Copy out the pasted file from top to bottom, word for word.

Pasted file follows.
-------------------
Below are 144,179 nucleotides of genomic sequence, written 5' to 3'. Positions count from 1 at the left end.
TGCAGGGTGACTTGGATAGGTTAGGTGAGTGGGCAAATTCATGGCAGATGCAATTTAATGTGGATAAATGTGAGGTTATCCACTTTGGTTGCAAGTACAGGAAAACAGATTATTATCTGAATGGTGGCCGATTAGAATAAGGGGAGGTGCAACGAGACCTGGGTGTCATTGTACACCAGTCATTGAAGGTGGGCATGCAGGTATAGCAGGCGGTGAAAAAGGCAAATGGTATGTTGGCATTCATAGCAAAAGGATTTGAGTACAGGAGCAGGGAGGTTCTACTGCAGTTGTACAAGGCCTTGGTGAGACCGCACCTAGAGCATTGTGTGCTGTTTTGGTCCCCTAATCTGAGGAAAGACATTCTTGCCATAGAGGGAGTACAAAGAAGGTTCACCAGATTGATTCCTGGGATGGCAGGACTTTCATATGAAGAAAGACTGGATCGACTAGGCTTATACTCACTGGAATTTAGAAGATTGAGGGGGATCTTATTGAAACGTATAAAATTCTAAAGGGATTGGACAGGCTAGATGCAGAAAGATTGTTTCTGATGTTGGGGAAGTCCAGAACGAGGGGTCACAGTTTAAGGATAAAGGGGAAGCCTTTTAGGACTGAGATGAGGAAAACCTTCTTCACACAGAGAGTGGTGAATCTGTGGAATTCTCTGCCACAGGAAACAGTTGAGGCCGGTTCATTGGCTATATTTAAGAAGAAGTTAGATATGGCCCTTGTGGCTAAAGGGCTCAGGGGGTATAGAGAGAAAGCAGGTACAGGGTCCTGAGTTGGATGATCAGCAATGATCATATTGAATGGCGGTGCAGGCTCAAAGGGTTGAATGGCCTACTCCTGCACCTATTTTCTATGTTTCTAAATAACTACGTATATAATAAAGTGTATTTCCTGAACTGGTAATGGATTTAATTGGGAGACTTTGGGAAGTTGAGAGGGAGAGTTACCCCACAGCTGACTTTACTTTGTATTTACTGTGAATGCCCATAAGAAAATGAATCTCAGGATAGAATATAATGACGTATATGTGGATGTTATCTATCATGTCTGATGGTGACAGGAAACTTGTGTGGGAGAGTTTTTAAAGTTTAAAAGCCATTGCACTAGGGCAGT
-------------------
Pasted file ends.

Below are 144,179 nucleotides of genomic sequence, written 5' to 3'. Positions count from 1 at the left end.
TGCAGGGTGACTTGGATAGGTTAGGTGAGTGGGCAAATTCATGGCAGATGCAATTTAATGTGGATAAATGTGAGGTTATCCACTTTGGTTGCAAGTACAGGAAAACAGATTATTATCTGAATGGTGGCCGATTAGAATAAGGGGAGGTGCAACGAGACCTGGGTGTCATTGTACACCAGTCATTGAAGGTGGGCATGCAGGTATAGCAGGCGGTGAAAAAGGCAAATGGTATGTTGGCATTCATAGCAAAAGGATTTGAGTACAGGAGCAGGGAGGTTCTACTGCAGTTGTACAAGGCCTTGGTGAGACCGCACCTAGAGCATTGTGTGCTGTTTTGGTCCCCTAATCTGAGGAAAGACATTCTTGCCATAGAGGGAGTACAAAGAAGGTTCACCAGATTGATTCCTGGGATGGCAGGACTTTCATATGAAGAAAGACTGGATCGACTAGGCTTATACTCACTGGAATTTAGAAGATTGAGGGGGATCTTATTGAAACGTATAAAATTCTAAAGGGATTGGACAGGCTAGATGCAGAAAGATTGTTTCTGATGTTGGGGAAGTCCAGAACGAGGGGTCACAGTTTAAGGATAAAGGGGAAGCCTTTTAGGACTGAGATGAGGAAAACCTTCTTCACACAGAGAGTGGTGAATCTGTGGAATTCTCTGCCACAGGAAACAGTTGAGGCCGGTTCATTGGCTATATTTAAGAAGAAGTTAGATATGGCCCTTGTGGCTAAAGGGCTCAGGGGGTATAGAGAGAAAGCAGGTACAGGGTCCTGAGTTGGATGATCAGCAATGATCATATTGAATGGCGGTGCAGGCTCAAAGGGTTGAATGGCCTACTCCTGCACCTATTTTCTATGTTTCTAAATAACTACGTATATAATAAAGTGTATTTCCTGAACTGGTAATGGATTTAATTGGGAGACTTTGGGAAGTTGAGAGGGAGAGTTACCCCACAGCTGACTTTACTTTGTATTTACTGTGAATGCCCATAAGAAAATGAATCTCAGGATAGAATATAATGACGTATATGTGGATGTTATCTATCATGTCTGATGGTGACAGGAAACTTGTGTGGGAGAGTTTTTAAAGTTTAAAAGCCATTGCACTAGGGCAGT